Green Tea - Dosage III: The Time To B.E.

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    There’s a reason why some people have discovered, then grown to prefer, the beverage known as green tea: the flavors, the health benefit and fat-burning properties, the differing strengths and brewing methods. For every mood and meal, there’s a variety that works. And that's also the way that the third release from singer Green Tea, Dosage III: the Time to B.E., should be approached and enjoyed.

    There’s a reason why some people have discovered, then grown to prefer, the beverage known as green tea: the flavors, the health benefit and fat-burning properties, the differing strengths and brewing methods. For every mood and meal, there’s a variety that works. And that's also the way that the third release from singer Green Tea, Dosage III: the Time to B.E., should be approached and enjoyed.

    An independent artist and D.C. native who’s honed her craft for nearly a decade and opened for established acts such as Anthony David, Dead Prez, Kindred The Family Soul and the late Chuck Brown, Green Tea is aptly named because her sound and her style is as bubbly, refreshing and flavorful as a swig of….well, you know. Her way of painting a lyrical picture and the self-assured sass applied in conveying those images to the listener can flip common subject matter into an intriguing tales of whimsy like “Who Dreams-Beautiful Dreamer,” a hip-hop-infused bravado in the resilient “Never Be The Blame” (with a Andre-300-esque cameo by Gods’illa), or even a conflicted woman getting caught up in the game on the head-nodding “Should I Stay Or Should I Go.”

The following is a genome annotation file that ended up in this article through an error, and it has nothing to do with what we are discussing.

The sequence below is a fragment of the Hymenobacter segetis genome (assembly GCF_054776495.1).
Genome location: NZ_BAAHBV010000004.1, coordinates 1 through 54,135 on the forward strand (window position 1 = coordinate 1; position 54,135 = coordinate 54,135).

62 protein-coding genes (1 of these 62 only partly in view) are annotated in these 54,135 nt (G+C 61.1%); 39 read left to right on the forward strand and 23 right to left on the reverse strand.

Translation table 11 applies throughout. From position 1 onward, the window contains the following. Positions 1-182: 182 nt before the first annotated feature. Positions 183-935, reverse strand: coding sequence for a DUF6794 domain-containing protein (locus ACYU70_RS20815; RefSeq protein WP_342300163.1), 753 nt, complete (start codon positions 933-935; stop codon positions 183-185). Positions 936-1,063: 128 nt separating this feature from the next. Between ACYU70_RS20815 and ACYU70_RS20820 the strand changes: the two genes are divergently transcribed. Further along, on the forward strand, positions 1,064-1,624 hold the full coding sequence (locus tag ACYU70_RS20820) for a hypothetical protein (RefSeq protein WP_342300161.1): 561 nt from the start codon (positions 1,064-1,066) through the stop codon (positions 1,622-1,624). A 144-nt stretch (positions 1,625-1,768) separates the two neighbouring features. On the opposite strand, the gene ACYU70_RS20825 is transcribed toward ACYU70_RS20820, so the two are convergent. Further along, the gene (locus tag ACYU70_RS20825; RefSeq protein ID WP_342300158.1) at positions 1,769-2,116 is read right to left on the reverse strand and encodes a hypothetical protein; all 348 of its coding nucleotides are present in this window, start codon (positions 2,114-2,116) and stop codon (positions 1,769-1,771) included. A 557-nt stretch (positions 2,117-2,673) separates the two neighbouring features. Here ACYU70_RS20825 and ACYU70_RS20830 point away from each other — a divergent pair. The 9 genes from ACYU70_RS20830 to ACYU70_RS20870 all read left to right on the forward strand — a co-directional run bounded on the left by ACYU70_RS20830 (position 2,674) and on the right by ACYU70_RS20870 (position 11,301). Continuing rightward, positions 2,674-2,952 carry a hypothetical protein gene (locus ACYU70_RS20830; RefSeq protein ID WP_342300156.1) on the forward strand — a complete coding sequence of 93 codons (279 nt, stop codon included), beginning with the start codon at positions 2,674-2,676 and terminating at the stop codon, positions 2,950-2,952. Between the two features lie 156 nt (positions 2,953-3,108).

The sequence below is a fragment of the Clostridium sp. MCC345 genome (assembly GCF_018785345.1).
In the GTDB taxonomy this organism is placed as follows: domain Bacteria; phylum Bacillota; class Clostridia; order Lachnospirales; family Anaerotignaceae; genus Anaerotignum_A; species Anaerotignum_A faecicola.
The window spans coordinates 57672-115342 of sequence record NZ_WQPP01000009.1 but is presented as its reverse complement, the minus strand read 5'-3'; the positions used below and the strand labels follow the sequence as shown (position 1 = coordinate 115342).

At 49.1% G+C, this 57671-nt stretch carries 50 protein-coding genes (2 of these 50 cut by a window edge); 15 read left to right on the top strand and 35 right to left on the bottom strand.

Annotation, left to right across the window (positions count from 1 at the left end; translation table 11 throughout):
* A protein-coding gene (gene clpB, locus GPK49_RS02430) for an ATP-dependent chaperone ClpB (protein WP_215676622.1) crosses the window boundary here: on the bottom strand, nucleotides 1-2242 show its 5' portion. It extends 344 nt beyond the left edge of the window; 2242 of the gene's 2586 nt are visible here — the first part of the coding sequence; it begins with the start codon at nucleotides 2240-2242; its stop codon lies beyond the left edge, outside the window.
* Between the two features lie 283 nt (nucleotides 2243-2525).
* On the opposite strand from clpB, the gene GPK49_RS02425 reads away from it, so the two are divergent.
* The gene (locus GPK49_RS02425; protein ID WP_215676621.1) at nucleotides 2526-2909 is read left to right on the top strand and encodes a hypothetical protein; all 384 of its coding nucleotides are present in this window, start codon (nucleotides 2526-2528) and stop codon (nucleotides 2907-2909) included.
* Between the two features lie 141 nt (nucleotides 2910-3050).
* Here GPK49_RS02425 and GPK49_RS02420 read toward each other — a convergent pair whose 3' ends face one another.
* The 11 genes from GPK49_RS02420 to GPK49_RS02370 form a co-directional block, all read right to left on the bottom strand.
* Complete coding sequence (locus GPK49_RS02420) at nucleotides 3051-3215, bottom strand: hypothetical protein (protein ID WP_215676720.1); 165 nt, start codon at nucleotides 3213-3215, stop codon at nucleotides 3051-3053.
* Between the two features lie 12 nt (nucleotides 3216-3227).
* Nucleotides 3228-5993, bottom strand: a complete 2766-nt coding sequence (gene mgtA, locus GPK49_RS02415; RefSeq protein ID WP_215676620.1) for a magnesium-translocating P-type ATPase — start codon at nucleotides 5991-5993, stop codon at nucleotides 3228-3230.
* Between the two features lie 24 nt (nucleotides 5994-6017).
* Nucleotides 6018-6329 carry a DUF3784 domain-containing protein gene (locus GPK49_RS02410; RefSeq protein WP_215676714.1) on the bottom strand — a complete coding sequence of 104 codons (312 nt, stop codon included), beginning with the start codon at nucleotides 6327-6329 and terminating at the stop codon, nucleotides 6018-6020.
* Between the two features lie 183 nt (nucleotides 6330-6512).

As if Green Tea’s exuberance isn’t enough, she’s also capable of expressing her range in more than one genre: “After The Laughter” melds a vintage chorus with a go-go type beat as she acknowledges being the fool, but learning the lesson in the end: “After the laughter, after your laughter, I’m standing here.”  There’s even a contemporary nod to the concept of “Backstabbers,” here filtered through a lens trained on the dangers of transient friends and the duplicitous backdrop they use for covert takedowns and gossip-mongering via the platform of today’s social media in the honest, yet humor-filled “People Be Watchin”: “People be watchin’, clockin’ all our moves, wondering where you’re going and even who you’re talking to/All up in MySpace, Facebook and Twitter too, so they can get some information and act like they know you.” The way the ending skit relays how simple posts can spin out of control and turn into dramatic, relationship-risking diversions (“Can you please stop commenting on all of my statuses like you’re my girl? You are not.my.girl.” “Please stop calling her Marques, the name is Mar-que-sha, honeeeeeeeey!”) is probably a reality that most listeners can recall or relate to, even via third person.

    From her cool-breeze confidence in dropping an impromptu rap verse (“Green Tea Freestyle”),  the unabashed emotion she pours into self-embracing mantras (“I Love Being Me,” “Moment Devine” and “See You In My Dreams”) and the saucy style she infuses into every track, it’s all but guaranteed that,  like the drink she’s named herself for, Green Tea will please a lot of palettes and quench the thirsts for originality around the way. And since summer’s just started, when would be a better time than now to douse your ears with this delectable Dosage?  Highly Recommended.

    By Melody Charles

     

     
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